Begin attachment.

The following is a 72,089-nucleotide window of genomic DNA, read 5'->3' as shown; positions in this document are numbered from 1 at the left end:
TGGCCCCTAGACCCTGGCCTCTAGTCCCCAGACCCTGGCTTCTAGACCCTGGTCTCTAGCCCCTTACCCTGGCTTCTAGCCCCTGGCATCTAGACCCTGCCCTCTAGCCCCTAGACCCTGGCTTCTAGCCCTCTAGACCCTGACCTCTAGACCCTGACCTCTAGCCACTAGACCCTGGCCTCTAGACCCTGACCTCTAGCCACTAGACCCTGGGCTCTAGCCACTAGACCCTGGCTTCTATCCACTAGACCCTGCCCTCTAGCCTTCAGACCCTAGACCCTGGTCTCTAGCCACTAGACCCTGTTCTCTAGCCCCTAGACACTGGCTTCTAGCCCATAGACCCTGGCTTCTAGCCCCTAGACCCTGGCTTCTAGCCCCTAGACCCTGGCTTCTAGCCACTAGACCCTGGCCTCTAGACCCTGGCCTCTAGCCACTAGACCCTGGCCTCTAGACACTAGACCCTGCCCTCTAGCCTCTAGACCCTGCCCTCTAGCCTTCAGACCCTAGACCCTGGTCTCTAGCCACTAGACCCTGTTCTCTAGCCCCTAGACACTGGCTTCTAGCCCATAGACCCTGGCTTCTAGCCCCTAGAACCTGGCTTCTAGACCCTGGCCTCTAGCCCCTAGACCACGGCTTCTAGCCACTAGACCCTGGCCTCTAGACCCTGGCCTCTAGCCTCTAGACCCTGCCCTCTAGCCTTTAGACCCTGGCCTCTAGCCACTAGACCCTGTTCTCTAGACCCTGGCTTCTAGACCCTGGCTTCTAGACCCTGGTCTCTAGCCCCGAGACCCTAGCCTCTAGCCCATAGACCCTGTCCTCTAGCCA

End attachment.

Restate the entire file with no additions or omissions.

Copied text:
The following is a 72,089-nucleotide window of genomic DNA, read 5'->3' as shown; positions in this document are numbered from 1 at the left end:
TGGCCCCTAGACCCTGGCCTCTAGTCCCCAGACCCTGGCTTCTAGACCCTGGTCTCTAGCCCCTTACCCTGGCTTCTAGCCCCTGGCATCTAGACCCTGCCCTCTAGCCCCTAGACCCTGGCTTCTAGCCCTCTAGACCCTGACCTCTAGACCCTGACCTCTAGCCACTAGACCCTGGCCTCTAGACCCTGACCTCTAGCCACTAGACCCTGGGCTCTAGCCACTAGACCCTGGCTTCTATCCACTAGACCCTGCCCTCTAGCCTTCAGACCCTAGACCCTGGTCTCTAGCCACTAGACCCTGTTCTCTAGCCCCTAGACACTGGCTTCTAGCCCATAGACCCTGGCTTCTAGCCCCTAGACCCTGGCTTCTAGCCCCTAGACCCTGGCTTCTAGCCACTAGACCCTGGCCTCTAGACCCTGGCCTCTAGCCACTAGACCCTGGCCTCTAGACACTAGACCCTGCCCTCTAGCCTCTAGACCCTGCCCTCTAGCCTTCAGACCCTAGACCCTGGTCTCTAGCCACTAGACCCTGTTCTCTAGCCCCTAGACACTGGCTTCTAGCCCATAGACCCTGGCTTCTAGCCCCTAGAACCTGGCTTCTAGACCCTGGCCTCTAGCCCCTAGACCACGGCTTCTAGCCACTAGACCCTGGCCTCTAGACCCTGGCCTCTAGCCTCTAGACCCTGCCCTCTAGCCTTTAGACCCTGGCCTCTAGCCACTAGACCCTGTTCTCTAGACCCTGGCTTCTAGACCCTGGCTTCTAGACCCTGGTCTCTAGCCCCGAGACCCTAGCCTCTAGCCCATAGACCCTGTCCTCTAGCCA